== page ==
Intrepid Gaming, a Las Vegas company, said Thursday that it has applied for licenses to operate Casino MonteLago at Lake Las Vegas, which has been closed for about 13 months.
In a statement Thursday, Intrepid Gaming said it has started licensing for the property and casino management and that an opening date will come later. The property, the lone casino at Lake Las Vegas, a Henderson development, closed March 14, 2010, costing 177 people their jobs.
"With the Ravella's recent opening, we believe the time is right for Lake Las Vegas to 'rise like the Phoenix' and become a great success story," Intrepid CEO Jon Berkley said in the statement.
A reopening of Casino MonteLago would continue a comeback for Lake Las Vegas. Dolce Hotels and Resorts, an international boutique lodging chain, in February opened the 349-room Ravella at Lake Las Vegas, roughly five months after taking over operation of the site that had been the Ritz-Carlton Lake Las Vegas.
Dolce leased the former Ritz-Carlton site in September from Village Hospitality LLC, an affiliate of Deutsche Bank.
Intrepid's Berkley has served on the Gaming Standards Association, a trade organization dedicated to ensuring open standards in gaming, and is former CEO of Las Vegas Gaming, a casino game management system operator.
Also in the statement, Intrepid Chief Operating Officer Marcus Suan said Casino Montelago will have a back-to-basics style slot club emphasizing value to patrons.
Suan is a former vice president for slot operations for Coast Casinos, which is now owned by Boyd Gaming Corp.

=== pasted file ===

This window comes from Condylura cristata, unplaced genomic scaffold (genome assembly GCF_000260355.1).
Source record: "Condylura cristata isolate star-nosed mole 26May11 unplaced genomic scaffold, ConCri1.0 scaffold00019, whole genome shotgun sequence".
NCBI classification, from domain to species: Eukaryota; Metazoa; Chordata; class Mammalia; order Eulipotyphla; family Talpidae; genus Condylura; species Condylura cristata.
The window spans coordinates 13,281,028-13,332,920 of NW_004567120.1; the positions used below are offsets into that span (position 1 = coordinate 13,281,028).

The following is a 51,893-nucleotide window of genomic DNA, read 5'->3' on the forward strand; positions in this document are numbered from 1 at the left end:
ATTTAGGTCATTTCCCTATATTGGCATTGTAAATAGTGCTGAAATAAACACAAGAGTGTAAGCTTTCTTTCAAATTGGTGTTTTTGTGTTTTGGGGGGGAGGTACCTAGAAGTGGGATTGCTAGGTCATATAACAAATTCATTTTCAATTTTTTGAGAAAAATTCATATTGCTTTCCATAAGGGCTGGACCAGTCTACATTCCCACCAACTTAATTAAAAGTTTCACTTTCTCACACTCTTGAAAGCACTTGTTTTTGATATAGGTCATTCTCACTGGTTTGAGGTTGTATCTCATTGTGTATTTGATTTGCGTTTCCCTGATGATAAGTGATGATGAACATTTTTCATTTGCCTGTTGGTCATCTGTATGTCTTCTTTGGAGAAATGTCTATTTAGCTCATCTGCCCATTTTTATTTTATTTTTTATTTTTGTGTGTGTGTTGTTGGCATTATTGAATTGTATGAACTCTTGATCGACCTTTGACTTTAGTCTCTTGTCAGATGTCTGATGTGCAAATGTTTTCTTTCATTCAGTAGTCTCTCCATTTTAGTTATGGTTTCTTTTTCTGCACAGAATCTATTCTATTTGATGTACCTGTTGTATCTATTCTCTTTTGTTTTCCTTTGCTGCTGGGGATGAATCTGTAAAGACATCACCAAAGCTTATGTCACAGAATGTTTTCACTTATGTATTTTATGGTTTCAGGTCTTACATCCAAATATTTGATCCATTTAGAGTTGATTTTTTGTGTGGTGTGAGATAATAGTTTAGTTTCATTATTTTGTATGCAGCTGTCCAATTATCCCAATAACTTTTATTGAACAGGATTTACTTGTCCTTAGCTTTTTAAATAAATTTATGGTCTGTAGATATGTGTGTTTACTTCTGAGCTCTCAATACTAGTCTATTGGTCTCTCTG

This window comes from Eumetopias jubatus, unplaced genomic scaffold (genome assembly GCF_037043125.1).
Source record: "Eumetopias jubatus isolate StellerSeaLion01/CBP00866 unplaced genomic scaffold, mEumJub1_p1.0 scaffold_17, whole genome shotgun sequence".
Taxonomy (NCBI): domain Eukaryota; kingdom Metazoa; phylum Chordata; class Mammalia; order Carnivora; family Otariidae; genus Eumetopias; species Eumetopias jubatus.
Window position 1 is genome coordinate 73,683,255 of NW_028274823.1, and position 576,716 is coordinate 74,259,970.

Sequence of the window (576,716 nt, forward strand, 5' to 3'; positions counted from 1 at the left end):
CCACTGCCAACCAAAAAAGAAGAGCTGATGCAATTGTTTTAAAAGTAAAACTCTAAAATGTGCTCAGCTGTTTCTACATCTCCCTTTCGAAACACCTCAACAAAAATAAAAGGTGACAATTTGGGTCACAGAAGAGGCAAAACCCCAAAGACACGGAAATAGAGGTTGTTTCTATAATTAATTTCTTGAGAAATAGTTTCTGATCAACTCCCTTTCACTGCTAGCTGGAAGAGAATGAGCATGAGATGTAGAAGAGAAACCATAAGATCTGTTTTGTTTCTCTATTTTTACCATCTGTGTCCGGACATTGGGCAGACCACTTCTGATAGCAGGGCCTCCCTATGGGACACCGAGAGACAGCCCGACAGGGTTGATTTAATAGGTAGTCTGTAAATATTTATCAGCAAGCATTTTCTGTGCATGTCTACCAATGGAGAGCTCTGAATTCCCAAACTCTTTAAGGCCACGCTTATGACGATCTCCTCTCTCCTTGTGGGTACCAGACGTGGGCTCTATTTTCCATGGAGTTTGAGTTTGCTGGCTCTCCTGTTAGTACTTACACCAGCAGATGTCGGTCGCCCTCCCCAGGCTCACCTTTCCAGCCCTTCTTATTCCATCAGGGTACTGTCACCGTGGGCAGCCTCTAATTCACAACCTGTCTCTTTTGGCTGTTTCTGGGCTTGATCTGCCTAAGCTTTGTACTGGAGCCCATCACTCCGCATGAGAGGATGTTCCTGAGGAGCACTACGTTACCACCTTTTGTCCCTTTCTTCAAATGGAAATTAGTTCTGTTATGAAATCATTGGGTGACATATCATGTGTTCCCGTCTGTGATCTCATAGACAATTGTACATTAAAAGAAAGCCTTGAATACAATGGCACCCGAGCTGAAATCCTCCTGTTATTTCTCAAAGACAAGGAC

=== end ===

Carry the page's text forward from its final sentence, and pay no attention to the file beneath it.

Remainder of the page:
According to published reports, Intrepid Gaming applied for a nonrestricted gaming license with the Gaming Control Board on Feb. 14.
Controversy surrounded Casino MonteLago's closure last year.
Although the U.S. Department of Labor's Worker Adjustment and Retraining Notification Act requires company managers to give employees 60 days notice when a business is planning to shut down or provide 60 days of pay, Casino MonteLago workers got less notice and less pay.
Casino MonteLago workers were notified Feb. 16, 2010, fewer than 30 days before the closure, and were told they'd receive 30 days of pay.
On Feb. 24, 2010, John Tipton, a Denver-based attorney representing CIRI Lakeside Gaming, which operated CasinoMonteLago from 2007 until its closure, said Casino MonteLago's ownership had been negotiating for additional funding. However, he said, negotiations collapsed when the Ritz-Carlton's planned closure was announced on Feb. 8, 2010.
Tipton told the Review-Journal that the Ritz-Carlton's action was unexpected and unforeseeable.
"These circumstances are a clear exception to providing the 60-day notice pursuant to (the WARN Act)," Tipton said, citing the subsection that covers a reduction in the notification period. "The owners also made it clear why the notice period was being reduced."
Employees, he said, were asked to sign a document saying they had received a copy of the WARN Act. But several people, claiming to be employees of Casino MonteLago, contacted the Review-Journal saying they were threatened with "immediate termination" if they questioned the 30-day payments.
When it opened on April 23, 2003, Casino MonteLago, built at a cost of $60 million, was small by Las Vegas standards. It had 40,000 square feet of gaming space, 675 slot machines, 15 table games and a race and sports book. It also had two restaurants.
Casino MonteLago, originally owned by the Cook Inlet Indian tribe in Alaska, faced closure in June 2007. An emergency meeting then by Nevada gaming regulators saved the casino as management was allowed to keep the casino alive until the ownership was licensed three months later.
Contact reporter Matthew Crowley at mcrowley@reviewjournal. com or 702-383-0304.